The only thing that will get to me about a journalist is an arrogant journalist and one who abuses their power.

        1. I do agree that working for a name-brand organization is a resume builder. And I don’t dispute that many are good writers, but having dealt with the media both on the inside (I was a freelance writer for some decent-sized organizations) and outside (I’ve worked in marketing and PR for 25 years), I can say:

          1. Most journalists/writes do not know much about their subject matter. They are assigned a topic, research it for a day or so, then write on it. Then they move on.

          2. Even ones that stick with the same subject matter (like money) for a long time are writing from other people’s knowledge, not their own. You can tell by the content (this is for many, not all, of course).

          3. Most journalists/media people do not let the facts stand in the way of a good story. They have a POV or spin they want to get across and they either twist or ignore facts to make a good story. Even ones who want to get the facts straight often mess them up because they are not familiar with their subject matter.

          4. Most pieces are heavily edited, so what you ultimately see is not just the work of one writer. Believe me. I wrote for top-notch magazines and had my wife as an editor and the magazines still always heavily edited my stuff.

          I could list many examples on why I believe each of these, but I’m trying not to write a post here. :)

          I was responding more to the original comment more than anything:

          “It’s unfair that journalists who worked their way up the corporate ladder are being downsized, while “unqualified” bloggers and enterprising journalists are earning more than ever by growing their following and building assets.”

          I don’t know if he was joking or not, but I’d much rather read a piece by someone with decent writing skills who actually knew something on a subject than a piece by someone with great writing skills who knows little about their subject.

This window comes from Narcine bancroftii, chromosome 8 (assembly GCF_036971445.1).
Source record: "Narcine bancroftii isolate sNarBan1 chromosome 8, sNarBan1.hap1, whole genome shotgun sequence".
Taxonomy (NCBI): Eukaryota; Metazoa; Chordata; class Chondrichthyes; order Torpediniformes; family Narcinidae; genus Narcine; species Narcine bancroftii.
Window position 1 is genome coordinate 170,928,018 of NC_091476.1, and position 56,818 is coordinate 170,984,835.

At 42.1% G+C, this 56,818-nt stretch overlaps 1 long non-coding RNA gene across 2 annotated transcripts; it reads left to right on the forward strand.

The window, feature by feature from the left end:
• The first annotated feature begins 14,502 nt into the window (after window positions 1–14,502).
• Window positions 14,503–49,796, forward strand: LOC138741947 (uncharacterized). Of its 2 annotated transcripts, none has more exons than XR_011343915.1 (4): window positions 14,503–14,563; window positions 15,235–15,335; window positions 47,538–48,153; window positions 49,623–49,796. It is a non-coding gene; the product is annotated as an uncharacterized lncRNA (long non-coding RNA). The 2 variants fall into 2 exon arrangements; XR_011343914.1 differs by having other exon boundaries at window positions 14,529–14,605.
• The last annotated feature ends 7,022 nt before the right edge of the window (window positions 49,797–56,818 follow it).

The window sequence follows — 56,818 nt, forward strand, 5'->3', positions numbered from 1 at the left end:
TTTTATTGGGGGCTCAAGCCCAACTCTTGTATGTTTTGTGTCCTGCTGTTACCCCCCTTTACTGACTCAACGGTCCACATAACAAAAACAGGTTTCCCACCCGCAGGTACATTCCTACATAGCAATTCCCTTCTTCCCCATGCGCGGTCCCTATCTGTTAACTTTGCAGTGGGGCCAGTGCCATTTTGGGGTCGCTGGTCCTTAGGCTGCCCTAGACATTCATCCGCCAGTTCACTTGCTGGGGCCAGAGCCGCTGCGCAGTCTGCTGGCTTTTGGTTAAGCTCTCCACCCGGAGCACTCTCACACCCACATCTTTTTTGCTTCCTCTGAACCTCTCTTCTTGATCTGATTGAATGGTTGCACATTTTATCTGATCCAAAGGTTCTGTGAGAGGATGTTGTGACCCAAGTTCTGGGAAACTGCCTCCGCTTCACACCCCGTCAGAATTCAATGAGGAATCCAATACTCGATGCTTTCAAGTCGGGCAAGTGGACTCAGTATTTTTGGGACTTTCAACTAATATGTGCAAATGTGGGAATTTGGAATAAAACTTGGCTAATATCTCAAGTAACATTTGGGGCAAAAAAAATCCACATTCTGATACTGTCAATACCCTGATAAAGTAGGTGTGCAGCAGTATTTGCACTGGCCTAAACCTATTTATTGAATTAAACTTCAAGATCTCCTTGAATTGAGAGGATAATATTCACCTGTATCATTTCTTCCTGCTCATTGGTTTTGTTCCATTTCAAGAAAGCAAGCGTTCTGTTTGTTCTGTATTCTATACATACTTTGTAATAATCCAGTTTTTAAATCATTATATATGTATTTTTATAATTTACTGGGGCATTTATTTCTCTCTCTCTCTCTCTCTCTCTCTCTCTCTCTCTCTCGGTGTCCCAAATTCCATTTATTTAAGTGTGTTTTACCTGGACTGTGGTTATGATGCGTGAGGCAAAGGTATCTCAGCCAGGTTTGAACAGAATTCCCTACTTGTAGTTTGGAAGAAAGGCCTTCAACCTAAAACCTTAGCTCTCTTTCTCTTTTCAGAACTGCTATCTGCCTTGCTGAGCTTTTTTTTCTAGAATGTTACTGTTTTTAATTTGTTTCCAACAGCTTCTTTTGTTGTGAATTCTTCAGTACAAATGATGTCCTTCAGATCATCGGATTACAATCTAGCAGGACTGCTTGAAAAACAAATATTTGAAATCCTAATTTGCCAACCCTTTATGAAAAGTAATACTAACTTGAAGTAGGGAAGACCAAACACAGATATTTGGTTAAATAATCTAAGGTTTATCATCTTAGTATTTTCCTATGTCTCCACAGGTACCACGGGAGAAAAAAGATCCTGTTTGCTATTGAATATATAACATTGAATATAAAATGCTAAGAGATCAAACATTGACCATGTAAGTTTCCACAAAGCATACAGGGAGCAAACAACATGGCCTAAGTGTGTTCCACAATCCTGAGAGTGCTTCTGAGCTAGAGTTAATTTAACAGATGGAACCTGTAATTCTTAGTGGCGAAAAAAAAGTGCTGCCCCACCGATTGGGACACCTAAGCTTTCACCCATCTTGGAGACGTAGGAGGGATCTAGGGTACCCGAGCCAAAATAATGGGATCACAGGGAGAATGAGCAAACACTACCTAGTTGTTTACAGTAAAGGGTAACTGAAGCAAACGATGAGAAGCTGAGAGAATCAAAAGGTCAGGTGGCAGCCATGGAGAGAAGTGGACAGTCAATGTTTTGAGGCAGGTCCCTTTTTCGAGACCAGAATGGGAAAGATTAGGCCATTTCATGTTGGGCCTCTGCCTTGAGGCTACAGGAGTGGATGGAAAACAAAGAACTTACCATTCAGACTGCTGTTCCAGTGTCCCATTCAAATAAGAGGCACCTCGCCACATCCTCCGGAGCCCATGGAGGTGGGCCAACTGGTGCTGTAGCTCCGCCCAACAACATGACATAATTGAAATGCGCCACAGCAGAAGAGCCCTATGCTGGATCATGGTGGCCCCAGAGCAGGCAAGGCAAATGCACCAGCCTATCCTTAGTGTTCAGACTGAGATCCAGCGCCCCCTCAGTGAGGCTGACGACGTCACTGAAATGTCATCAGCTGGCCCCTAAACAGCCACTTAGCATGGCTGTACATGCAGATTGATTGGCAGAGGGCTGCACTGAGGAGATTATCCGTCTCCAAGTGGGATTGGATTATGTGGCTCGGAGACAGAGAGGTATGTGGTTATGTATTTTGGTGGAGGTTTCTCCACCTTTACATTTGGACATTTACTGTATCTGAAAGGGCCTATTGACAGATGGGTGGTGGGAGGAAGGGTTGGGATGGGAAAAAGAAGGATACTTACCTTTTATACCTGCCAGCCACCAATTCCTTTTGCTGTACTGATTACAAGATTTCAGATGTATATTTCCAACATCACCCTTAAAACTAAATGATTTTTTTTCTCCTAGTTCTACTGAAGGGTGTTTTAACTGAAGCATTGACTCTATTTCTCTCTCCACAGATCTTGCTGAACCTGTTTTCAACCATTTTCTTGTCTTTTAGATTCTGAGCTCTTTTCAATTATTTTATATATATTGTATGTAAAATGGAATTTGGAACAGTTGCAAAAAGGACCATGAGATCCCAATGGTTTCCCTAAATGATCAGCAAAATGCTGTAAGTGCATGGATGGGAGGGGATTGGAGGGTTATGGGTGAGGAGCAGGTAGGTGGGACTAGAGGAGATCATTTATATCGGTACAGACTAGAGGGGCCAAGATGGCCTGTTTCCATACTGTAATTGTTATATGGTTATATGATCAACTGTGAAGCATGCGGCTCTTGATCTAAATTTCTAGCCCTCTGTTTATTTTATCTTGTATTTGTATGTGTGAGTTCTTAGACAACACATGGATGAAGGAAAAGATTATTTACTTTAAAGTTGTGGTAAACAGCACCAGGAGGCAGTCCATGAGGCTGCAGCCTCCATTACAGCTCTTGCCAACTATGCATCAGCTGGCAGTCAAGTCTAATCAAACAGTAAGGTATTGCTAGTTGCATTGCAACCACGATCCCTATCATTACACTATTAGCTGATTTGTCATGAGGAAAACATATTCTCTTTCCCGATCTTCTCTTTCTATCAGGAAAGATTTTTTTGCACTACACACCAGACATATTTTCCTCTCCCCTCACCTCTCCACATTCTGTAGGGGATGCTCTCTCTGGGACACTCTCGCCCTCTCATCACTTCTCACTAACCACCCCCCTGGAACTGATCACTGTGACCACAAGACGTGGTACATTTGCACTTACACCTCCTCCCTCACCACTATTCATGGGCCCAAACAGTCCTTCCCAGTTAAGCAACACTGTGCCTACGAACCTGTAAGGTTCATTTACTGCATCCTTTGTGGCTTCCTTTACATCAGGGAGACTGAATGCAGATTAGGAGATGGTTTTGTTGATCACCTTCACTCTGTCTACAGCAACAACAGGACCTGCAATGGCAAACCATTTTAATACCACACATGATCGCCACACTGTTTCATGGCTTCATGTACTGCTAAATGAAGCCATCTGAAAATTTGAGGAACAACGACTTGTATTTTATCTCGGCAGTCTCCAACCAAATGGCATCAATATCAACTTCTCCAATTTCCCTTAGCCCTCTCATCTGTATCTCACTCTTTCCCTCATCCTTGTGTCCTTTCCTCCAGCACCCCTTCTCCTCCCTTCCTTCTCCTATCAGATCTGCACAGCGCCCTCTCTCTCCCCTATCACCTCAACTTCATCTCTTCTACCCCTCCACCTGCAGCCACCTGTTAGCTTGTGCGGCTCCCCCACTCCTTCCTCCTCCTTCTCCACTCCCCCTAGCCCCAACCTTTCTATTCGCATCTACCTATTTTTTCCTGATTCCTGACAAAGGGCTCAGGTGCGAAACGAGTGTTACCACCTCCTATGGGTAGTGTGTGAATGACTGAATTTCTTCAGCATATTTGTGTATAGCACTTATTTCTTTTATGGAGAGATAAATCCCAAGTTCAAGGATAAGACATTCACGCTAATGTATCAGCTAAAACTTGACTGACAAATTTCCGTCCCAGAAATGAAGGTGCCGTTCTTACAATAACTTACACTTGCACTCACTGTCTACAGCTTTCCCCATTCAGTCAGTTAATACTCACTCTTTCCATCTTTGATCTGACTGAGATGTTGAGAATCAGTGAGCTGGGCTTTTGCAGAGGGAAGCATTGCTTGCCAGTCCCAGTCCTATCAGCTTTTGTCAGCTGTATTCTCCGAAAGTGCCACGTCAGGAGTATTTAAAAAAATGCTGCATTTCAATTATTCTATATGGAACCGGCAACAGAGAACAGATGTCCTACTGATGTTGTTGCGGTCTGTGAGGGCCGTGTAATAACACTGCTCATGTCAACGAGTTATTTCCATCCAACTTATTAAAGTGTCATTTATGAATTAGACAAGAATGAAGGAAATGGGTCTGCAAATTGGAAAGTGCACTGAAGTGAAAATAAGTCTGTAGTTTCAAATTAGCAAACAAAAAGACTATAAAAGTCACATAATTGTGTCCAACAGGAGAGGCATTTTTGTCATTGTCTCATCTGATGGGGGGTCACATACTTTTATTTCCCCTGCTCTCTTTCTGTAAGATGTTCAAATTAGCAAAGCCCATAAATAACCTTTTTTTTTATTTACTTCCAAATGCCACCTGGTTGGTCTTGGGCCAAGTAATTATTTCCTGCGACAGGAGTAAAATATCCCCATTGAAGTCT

1. I think his quotes around unqualified is signifying that bloggers are qualified and have done a tremendous amount to upend traditional media.

            I remember sitting on some Stanford J school grad classes to see if this was something I could pursue. The teacher was instructing the students how to use WordPress….

  6. I am a newbie to the world of investment. My father has made serious money over the years and I think I am a complete disappointment to him in this department ;) This year I have decided to change my trajectory and really get involved. Thanks for the great site and articles.

  7. I am looking at an unfair advantage in Calgary Alberta with oil prices so depressed. The city has historically been a boom bust city, with long boom cycles tied to oil prices.

    What is happening with oil as depressed as it has been this long is companies trading at 1/10th or less of their 52 week high and 1/50th of where they were 2+ years ago. At the same time, people are losing their jobs at these companies and pretty soon, we will start to see (1) Prices of vacation properties in the BC Interior dropping (Calgary oil people love to buy vacation properties in BC) and (2) Prices of homes in Alberta dropping as people default.

    While it’s unfair to these people, I look at that as an opportunity. How can I have sufficient capital / bankroll to buy their homes, buy into their companies, as oil rebounds in the next few years. Do I think oil will rebound? Yes. Do I know when it will rebound? No. However, if I can rent out the home or bear the holding costs of the stocks, I seem massive long-term upside and am not into my capital appreciation for the short-term.

  8. It’s hard to say, but I think the opportunities are going to be in the North Bay. Prices in SF are ridiculous; and as you said housing prices may drop or stay stagnant due to a disconnect in income earnings. If I’m not mistaken, most of SF’s commuters come from the pretty saturated East Bay areas. With the new Marin-Sonoma SMART train coming online within a year the North Bay will start looking pretty attractive for those techies who can’t afford to live in SF.

    1. It’s interesting to see how Uber and a Wholefoods is moving into Oakland and causing an uproar. One has to either protest, or figure out areas to profit now that the news is out there. It doesn’t have to just be buying real estate. It can include starting a business catering to the new demographic as well. People have at least a year to figure something out.

  9. I know it’s not (just) real estate, but how does your diversification look in relation to US vs rest of the world assets? Being in Australia other countries (US specifically) always come up when people talk about diversification (both real estate and shares). Do you consider international much being in the US/largest country/economy?